All About Minerals

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Why phosphorus is good for you

Phosphorus is an essential mineral that is required by every cell in the body for normal function. Phosphorus is found not just in the bones and teeth, but also in all cells of the body. Phosphorus is also part of DNA and RNA, so it is necessary for growth.

Phosphorus is very involved with bone and teeth formation as well as most metabolic actions in the body, including kidney functioning, cell growth and the contraction of the heart muscle.

The main inorganic component of bone is calcium phosphate salts while cell membranes are composed largely of phospholipids. While phosphorus assists the body in vitamin use (especially some B group vitamins), it is also involved in converting food to energy.


Important phosphorus facts


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Groups at risk of phosphorus deficiency

  • Alcoholics - alcohol blocks absorption less of most nutrients, including phosphorus and alcoholics generally eat poorly
  • Diabetics recovering from an episode of diabetic ketoacidosis - diabetics recovering from ketoacidosis will need supplementation of phosphorus.
  • Starving, malnourished or anorexic patients - may be on re-feeding regimens that are high in calories but too low in phosphorus

People in these groups at risk of deficiency should talk to a medical professional about phosphorus supplements BEFORE taking them.


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Symptoms of phosphorus deficiency

Since phosphorus is so widespread in most food, dietary phosphorus deficiency is usually seen only in cases of near total starvation.

Inadequate phosphorus intake results in abnormally low serum phosphate levels (hypophosphataemia). The effects of hypophosphatemia may include loss of appetite, anemia, muscle weakness, bone pain, rickets (in children), osteomalacia (in adults), increased susceptibility to infection, numbness and tingling of the extremities, and difficulty walking. Severe hypophosphatemia may result in death.

Deficiency of this element is unusual but may have symptoms varying from painful bones, irregular breathing, fatigue, anxiety, numbness, skin sensitivity and changes in body weight. A ratio of 2:1 in the diet between phosphorus and calcium can cause low blood calcium levels.

If calcium is in short supply relative to phosphorus there may be increased risks of high blood pressure and bowel cancer.


Phosphorus and health


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Phosphorus in food

FOOD AMOUNT phosphorus (mg)
Yogurt, plain nonfat 1 cup 383
Lentils, cooked ½ cup 356
Fish, salmon, cooked 85g 252
Milk, skim 1 cup 247
Fish, halibut, cooked 230g 242
Beef, cooked 85g 173
Turkey, cooked 85g 173
Chicken, cooked 85g 155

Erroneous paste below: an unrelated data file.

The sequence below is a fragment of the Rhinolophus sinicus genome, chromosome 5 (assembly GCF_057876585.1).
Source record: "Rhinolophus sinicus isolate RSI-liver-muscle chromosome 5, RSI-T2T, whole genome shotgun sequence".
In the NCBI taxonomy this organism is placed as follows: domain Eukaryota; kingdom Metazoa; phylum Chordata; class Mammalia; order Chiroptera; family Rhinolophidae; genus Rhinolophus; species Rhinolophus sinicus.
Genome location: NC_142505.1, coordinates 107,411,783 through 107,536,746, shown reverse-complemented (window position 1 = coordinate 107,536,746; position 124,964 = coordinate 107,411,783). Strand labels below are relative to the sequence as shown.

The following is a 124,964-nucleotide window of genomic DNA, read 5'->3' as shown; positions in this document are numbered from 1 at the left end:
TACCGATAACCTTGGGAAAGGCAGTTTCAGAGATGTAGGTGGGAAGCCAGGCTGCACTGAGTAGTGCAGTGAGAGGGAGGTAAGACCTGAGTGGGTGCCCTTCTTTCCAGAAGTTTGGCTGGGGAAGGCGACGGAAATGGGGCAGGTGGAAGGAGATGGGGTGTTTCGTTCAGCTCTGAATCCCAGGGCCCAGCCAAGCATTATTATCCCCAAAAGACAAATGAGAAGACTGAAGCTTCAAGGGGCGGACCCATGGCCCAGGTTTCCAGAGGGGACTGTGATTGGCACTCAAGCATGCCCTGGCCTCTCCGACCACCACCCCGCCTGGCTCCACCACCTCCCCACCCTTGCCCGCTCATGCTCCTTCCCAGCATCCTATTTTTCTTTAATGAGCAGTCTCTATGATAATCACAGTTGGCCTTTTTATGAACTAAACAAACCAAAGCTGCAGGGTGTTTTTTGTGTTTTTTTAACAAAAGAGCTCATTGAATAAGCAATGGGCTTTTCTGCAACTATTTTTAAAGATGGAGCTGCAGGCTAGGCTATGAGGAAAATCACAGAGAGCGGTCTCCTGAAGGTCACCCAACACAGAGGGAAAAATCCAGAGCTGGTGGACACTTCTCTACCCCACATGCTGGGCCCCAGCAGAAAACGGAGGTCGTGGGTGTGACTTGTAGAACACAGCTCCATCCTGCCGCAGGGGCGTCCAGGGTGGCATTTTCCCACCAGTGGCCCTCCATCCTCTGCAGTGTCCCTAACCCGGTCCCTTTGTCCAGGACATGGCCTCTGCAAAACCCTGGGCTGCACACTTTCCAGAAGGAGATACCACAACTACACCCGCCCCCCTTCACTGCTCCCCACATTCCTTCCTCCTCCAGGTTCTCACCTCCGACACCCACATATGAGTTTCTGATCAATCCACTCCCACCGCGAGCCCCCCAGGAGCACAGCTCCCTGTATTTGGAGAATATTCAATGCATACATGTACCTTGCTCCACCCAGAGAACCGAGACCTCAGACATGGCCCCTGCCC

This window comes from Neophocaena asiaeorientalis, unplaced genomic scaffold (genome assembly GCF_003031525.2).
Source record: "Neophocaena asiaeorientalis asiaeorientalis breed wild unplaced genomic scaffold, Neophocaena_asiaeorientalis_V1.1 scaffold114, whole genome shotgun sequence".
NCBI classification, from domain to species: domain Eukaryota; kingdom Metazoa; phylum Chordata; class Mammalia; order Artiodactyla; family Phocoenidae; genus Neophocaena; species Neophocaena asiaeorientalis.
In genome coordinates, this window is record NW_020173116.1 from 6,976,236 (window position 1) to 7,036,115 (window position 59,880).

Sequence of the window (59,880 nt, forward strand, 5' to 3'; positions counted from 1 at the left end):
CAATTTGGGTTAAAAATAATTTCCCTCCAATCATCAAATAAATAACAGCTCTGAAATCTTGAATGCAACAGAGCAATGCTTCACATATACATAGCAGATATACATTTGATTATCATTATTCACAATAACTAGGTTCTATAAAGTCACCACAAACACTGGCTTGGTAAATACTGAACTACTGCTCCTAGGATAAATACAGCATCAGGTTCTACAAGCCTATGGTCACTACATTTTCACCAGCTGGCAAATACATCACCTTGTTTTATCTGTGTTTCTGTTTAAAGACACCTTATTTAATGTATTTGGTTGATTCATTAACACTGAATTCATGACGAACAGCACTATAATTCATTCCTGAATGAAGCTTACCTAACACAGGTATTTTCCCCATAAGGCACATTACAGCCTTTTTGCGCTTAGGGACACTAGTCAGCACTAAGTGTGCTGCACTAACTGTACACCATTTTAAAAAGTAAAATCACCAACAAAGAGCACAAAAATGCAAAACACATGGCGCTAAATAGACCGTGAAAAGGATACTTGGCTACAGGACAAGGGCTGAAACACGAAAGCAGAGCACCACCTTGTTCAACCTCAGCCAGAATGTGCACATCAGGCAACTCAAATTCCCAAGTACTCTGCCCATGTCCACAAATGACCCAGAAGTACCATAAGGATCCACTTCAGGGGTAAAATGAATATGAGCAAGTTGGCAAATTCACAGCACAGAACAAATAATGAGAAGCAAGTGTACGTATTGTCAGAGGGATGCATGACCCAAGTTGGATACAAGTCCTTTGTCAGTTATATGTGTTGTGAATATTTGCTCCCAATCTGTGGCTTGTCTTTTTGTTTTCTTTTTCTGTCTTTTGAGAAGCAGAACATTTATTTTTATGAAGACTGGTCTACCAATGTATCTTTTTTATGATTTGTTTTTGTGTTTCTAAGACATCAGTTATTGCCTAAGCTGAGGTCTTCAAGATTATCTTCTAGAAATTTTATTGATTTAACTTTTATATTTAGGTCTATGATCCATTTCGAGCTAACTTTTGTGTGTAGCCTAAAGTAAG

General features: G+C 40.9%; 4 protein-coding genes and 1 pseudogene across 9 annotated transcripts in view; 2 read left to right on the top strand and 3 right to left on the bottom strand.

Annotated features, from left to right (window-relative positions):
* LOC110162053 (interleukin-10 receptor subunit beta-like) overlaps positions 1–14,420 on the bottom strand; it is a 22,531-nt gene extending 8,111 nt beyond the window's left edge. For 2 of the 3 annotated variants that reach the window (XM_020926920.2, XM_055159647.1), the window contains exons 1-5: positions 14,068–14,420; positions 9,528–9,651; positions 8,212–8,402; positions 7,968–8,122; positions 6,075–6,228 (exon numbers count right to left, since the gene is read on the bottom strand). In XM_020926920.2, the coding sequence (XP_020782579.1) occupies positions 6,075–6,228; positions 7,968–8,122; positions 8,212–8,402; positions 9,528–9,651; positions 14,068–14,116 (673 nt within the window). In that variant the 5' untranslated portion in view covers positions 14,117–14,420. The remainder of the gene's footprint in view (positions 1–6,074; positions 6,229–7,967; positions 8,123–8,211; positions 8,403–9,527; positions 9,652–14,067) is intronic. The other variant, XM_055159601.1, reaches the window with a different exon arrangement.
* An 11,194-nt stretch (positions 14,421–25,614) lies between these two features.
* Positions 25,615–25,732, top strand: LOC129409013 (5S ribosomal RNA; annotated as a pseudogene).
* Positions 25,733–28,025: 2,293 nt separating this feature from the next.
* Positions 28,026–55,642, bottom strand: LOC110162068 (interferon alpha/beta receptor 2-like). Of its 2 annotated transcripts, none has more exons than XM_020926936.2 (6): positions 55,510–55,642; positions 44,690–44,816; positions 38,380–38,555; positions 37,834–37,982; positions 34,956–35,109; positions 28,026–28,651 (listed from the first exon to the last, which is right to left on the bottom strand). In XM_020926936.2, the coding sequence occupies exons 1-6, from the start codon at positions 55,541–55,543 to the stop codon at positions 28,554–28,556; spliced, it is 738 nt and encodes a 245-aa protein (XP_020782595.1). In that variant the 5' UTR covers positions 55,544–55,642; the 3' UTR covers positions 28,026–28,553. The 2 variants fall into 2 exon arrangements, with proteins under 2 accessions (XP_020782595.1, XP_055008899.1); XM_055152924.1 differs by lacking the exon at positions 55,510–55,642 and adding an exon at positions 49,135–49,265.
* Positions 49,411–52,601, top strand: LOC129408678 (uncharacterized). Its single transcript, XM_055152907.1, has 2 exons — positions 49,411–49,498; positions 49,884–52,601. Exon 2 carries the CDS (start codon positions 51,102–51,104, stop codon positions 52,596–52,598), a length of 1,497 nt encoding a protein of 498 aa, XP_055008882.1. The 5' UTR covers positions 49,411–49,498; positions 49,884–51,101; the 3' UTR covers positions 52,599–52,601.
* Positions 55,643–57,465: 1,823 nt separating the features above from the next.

Almonds 30g 139
Cheese, mozzarella; part skim 30g 131
Egg, cooked 1 large 104
Peanuts 30g 101
Bread, whole wheat 1 slice 64
Carbonated cola drink 1 can (375ml) 44
Bread, enriched white 1 slice 24


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Phosphorus recommended daily intake (RDI)

RDA lifestage age amount
  INFANTS 0-6mths
  CHILDREN 1-3yrs
  CHILDREN 9-18yrs 1250mg
  ADULTS 19-50yrs 700mg
  SENIORS 51+yrs

  PREGNANT <18yrs
  LACTATING <18yrs
  INFANTS 0-6mths
  CHILDREN 1-8yrs 3000mg
  CHILDREN 9-18yrs 4000mg
  ADULTS 19-50yrs 4000mg
  SENIORS 51-70yrs
  PREGNANT all ages 3500mg
  LACTATING all ages 4000mg
Toxic Levels >5,000mg

The tolerable upper limits should only be taken for short periods and only under medical supervision.

* The tolerable upper limit for phosphorus for infants aged 0-12 months has not yet been determined due to a lack of data about the adverse effects in this age group. The only source of phosphorus intake should be from food (breast milk and/or baby formula).


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Phosphorus works best with




Overdosage, toxicity and cautions for phosphorus

Acute toxicity - Hyperphosphatemia, hypocalcaemia, hypomagnesaemia, laxative effect, tetany

Chronic toxicity - Bone re-absorption, calcification of heart and kidney, osteoporosis, hypocalcaemia, secondary parathyroidism and prevention of absorption of many minerals (ie calcium and chromium).


People who regularly use antacids that contain aluminium, should be very careful with phosphorus supplements - it is not advisable to take them together or at all.

Potassium supplements or potassium-sparing diuretics taken together with a phosphate may result in high blood levels of potassium (hyperkalemia). Hyperkalaemia can be a serious problem, resulting in life threatening heart rhythm abnormalities (arrhythmia). People on such a combination need to be sure their health care provider is aware of it, and have their blood potassium levels checked regularly.


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Last reviewed: 1 January 2010 || Last updated: 1 January 2010




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NOTE: Mega doses of vitamins, minerals, amino acids, or other supplements cannot cure illnesses and in fact can be very dangerous and produce toxic side effects and interfere with medicine you are taking. Always ensure you consult your doctor before taking any type of nutrient supplement.
Disclaimer: This guide is not intended to be used for diagnostic or prescriptive purposes. For any treatment or diagnosis of illness, please see your doctor.